According to CDC data, only 65% of adults report getting the recommended 7 or more hours of sleep on a regular basis. Chronic insufficient sleep is estimated to cost the U.S. economy more than $410 billion annually due to workplace repercussions such as absenteeism and reduced productivity.

“Sleep deprivation contributes to accidents and injury in the workplace and other settings, as well as absenteeism and poor quality of life,” said Redeker. “Our review suggests that providing strategies to improve sleep in workplace settings may improve sleep and possibly improve these outcomes.”

“Well-rested, alert employees show better overall health and performance on the job,” said co-author Claire C. Caruso, PhD, RN, FAAN, a research health scientist at the CDC’s National Institute for Occupational Safety and Health (NIOSH) in Cincinnati, Ohio. “Employers who institute workplace policies and systems to promote employees’ sleep health have much to gain for their operations. The benefits may include reduced costs due to worker error and workers compensation insurance, and they will likely see improvements in job retention. Promoting employee sleep health will be in everyone’s best interests: the employer, the worker, and the consumers of the organization’s goods and services.”

The authors encourage employers with personnel in safety-sensitive positions to promote health and safety in the workplace by implementing a fatigue risk management system. To provide assistance, NIOSH offers free educational resources on sleep, shift work, and fatigue tailored for employees and managers involved in aviation, emergency response, health care, railroads and trucking. NIOSH is developing additional online, educational resources for other types of workers.

The authors noted that one of the review’s limitations was the heterogeneity of study designs, populations, and outcomes, which did not allow for a meta-analysis. They concluded that there is a pressing need for additional research on the effectiveness of workplace interventions to improve sleep.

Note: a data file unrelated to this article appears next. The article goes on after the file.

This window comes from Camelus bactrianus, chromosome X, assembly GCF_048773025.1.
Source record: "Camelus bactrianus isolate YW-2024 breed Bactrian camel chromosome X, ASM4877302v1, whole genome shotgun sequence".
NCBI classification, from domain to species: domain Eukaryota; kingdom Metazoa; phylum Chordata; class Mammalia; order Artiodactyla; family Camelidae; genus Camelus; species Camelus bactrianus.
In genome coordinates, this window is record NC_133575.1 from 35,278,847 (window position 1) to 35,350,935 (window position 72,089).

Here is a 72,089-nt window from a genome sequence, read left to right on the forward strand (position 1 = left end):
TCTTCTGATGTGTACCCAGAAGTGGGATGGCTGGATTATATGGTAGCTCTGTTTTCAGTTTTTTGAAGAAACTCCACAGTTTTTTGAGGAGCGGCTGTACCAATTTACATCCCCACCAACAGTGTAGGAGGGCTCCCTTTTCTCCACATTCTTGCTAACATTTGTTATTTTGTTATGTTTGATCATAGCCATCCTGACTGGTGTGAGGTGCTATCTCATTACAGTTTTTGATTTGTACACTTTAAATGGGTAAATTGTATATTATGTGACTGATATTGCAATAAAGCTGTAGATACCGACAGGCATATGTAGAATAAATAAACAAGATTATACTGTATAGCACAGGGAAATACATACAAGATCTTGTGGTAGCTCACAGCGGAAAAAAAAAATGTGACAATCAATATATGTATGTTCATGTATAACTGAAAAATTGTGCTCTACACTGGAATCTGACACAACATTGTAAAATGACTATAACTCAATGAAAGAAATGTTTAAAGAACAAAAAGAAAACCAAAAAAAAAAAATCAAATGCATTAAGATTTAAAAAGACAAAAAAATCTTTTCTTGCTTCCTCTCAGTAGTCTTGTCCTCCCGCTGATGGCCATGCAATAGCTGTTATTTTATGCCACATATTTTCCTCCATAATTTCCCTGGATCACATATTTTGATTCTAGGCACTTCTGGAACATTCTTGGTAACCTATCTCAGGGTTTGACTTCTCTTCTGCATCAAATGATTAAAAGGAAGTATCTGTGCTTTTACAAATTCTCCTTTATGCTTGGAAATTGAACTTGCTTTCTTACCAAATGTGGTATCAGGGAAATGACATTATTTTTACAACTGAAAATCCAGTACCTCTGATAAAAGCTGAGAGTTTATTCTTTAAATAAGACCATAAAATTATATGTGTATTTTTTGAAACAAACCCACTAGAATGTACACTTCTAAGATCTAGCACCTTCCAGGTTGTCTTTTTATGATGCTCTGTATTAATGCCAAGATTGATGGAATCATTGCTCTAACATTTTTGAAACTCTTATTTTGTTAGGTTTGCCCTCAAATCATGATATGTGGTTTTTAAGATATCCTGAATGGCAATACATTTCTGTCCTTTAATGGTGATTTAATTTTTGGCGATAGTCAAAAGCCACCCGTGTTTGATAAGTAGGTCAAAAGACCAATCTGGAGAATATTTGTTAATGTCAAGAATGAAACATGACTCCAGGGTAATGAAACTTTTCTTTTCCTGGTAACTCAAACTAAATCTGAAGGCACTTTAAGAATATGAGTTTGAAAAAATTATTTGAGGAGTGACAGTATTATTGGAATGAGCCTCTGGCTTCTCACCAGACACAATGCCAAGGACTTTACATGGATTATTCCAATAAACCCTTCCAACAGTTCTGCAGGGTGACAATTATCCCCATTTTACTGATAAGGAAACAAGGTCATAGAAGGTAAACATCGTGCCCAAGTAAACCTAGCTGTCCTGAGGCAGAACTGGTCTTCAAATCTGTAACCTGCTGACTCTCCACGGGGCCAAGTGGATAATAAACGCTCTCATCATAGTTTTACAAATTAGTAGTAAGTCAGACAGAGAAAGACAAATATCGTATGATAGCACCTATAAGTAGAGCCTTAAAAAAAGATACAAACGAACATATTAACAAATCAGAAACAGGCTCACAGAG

Funding for this project was provided by the AASM, SRS, and CDC cooperative agreement 1U50DP004930-05. The findings and conclusions do not necessarily represent the official views of the CDC or NIOSH.

To request a copy of, “Workplace Interventions to Promote Sleep Health and an Alert, Healthy Workforce,” or to arrange an interview with the lead author or an AASM spokesperson, please contact the AASM at 630-737-9700 or media@aasm.org.

The monthly, peer-reviewed Journal of Clinical Sleep Medicine is the official publication of the American Academy of Sleep Medicine, a professional membership society that improves sleep health and promotes high quality, patient-centered care through advocacy, education, strategic research, and practice standards. The AASM encourages patients to talk to their doctor about sleep problems and visit SleepEducation.org for more information about sleep, including a searchable directory of AASM-accredited sleep centers.